The economy of Madhya Pradesh is based on agriculture. The main agricultural region are located in the Chambal Velley, the Malwa Plateau, the Narmada Valley, the Rewa Plateau and the Chhattisgarh plains. The main food crops are jowar, wheat and rice and coarse millets such as Kondo and Kutki. Pulses and groundnuts are also grown. Madhya Pradesh is also the largest soya bean producer in India. Some of the important commercial crops are oilseeds, cotton and sugarcane. The extensive forests are logged for teak, sal, bamboo and salai which yields a resin used for incense and medicines. Irrigation is carried out by means of canals, tanks and wells. There are 22 major irrigation and power projects. The seven major river systems in the state offer good potential for hydro-electric power generation. The Chambal Valley project is jointly run with Rajasthan and other schemes include those at Rajghat, Bansagar, Mahanadi Reservoir, Hasdeo Bango and Bargi. The state is also rich in minerals. The country’s largest diamond mine is the Panna near Khajuraho. This has recoverable reserves of 1 million carats. Other minerals include limestone, dolomite, iron ore, manganese ore, copper, coal, rock phosphate and bauxite. The state is also the country’s only producer of tin ore. An extensive programme has been undertaken to explore gold deposits in Raipur and Raigarh district. The major industries in the state are the steel plant at Bhilai, the heavy electrical plant at Bhopal, an aluminium plant at Korba, paper mills at Hoshangabad and Nepanagar, an alkaloid battery factory at Neemuch and numerous cement works. There are about 25 textile mills in the state, seven of them are nationalized. Madhya Pradesh also has a strong traditional village handicraft industry. Chanderi and Maheshwari silks saris are especially sought after. The tribal population also produce attractive handicrafts.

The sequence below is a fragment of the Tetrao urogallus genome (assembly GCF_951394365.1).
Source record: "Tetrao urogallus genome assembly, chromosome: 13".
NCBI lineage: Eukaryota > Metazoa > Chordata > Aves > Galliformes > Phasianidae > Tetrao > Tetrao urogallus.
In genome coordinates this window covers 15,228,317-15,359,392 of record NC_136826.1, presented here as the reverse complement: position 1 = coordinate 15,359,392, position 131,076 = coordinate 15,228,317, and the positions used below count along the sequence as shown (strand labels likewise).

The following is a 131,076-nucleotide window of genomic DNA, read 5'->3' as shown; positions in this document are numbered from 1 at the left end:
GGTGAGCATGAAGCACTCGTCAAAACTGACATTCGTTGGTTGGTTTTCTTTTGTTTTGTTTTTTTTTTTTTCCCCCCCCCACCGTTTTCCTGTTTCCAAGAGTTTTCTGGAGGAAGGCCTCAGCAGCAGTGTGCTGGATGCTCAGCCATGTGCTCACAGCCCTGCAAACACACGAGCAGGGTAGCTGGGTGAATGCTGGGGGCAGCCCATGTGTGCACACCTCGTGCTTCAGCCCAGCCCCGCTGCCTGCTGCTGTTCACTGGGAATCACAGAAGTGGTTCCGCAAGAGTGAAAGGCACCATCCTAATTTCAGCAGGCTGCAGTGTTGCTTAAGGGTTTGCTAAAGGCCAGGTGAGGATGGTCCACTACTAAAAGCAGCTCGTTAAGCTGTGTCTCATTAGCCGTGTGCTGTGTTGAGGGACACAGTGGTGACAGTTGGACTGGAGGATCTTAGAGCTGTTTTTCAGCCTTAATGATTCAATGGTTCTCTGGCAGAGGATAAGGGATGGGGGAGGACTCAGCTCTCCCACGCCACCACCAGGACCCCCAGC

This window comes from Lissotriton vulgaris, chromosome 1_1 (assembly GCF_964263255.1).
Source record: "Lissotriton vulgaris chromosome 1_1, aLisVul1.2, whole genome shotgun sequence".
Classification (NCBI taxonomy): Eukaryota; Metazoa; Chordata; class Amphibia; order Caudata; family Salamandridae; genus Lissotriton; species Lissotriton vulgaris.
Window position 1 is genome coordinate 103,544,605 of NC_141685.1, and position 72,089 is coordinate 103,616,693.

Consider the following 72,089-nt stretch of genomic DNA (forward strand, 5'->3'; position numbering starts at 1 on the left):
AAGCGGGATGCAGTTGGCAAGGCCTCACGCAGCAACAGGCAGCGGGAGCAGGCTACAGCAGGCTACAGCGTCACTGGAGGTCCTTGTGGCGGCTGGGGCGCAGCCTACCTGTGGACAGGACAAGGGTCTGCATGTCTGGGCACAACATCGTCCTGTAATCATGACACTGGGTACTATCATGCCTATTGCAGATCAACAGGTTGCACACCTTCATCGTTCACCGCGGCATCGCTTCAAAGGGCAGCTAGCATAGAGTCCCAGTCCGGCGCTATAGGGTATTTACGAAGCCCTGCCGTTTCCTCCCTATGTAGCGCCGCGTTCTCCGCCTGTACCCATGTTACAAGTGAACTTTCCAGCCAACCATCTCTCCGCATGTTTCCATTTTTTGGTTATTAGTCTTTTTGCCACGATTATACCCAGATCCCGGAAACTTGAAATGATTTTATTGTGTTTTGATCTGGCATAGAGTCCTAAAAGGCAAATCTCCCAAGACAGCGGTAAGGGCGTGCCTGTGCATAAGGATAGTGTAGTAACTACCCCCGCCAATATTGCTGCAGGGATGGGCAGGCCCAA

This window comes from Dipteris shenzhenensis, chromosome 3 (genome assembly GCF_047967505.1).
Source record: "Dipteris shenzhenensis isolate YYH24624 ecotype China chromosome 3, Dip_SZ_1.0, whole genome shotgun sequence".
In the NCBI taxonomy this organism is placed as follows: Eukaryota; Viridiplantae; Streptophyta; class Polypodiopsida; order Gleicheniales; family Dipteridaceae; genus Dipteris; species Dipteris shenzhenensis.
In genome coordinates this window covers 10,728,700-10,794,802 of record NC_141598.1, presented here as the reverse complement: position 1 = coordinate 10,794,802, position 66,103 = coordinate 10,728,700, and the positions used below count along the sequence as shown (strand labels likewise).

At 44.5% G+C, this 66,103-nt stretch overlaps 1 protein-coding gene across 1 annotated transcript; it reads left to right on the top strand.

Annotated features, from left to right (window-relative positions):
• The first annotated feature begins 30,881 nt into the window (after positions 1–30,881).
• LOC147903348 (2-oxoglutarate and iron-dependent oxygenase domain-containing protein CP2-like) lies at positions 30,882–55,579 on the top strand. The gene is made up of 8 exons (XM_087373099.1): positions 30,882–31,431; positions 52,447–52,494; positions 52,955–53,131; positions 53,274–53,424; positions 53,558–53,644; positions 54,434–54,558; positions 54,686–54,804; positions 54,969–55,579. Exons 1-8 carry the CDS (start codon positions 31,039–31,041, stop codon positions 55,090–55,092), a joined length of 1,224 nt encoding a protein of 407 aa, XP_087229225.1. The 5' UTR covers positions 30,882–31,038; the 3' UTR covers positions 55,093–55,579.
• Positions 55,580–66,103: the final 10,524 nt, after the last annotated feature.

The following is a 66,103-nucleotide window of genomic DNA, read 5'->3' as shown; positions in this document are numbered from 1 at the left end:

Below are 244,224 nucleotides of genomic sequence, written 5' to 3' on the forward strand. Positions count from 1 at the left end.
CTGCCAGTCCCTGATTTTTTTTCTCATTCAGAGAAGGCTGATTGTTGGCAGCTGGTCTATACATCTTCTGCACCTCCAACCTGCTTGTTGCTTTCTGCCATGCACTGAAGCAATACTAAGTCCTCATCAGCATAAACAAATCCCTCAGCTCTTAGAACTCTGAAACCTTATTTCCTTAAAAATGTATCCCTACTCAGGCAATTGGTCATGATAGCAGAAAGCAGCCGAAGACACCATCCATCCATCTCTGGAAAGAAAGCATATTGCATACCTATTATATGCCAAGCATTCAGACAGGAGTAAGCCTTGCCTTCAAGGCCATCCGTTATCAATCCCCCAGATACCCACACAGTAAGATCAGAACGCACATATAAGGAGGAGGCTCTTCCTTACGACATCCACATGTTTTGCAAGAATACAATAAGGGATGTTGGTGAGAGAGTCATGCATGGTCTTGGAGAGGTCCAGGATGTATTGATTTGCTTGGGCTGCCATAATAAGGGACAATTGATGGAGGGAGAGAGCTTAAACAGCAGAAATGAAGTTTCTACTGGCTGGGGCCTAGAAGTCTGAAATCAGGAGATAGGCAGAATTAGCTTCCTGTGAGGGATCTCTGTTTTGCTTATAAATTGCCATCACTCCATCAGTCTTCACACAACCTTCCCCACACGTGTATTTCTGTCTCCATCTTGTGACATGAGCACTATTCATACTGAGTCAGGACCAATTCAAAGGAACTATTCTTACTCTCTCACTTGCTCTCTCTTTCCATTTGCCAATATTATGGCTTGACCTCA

People of Madhya Pradesh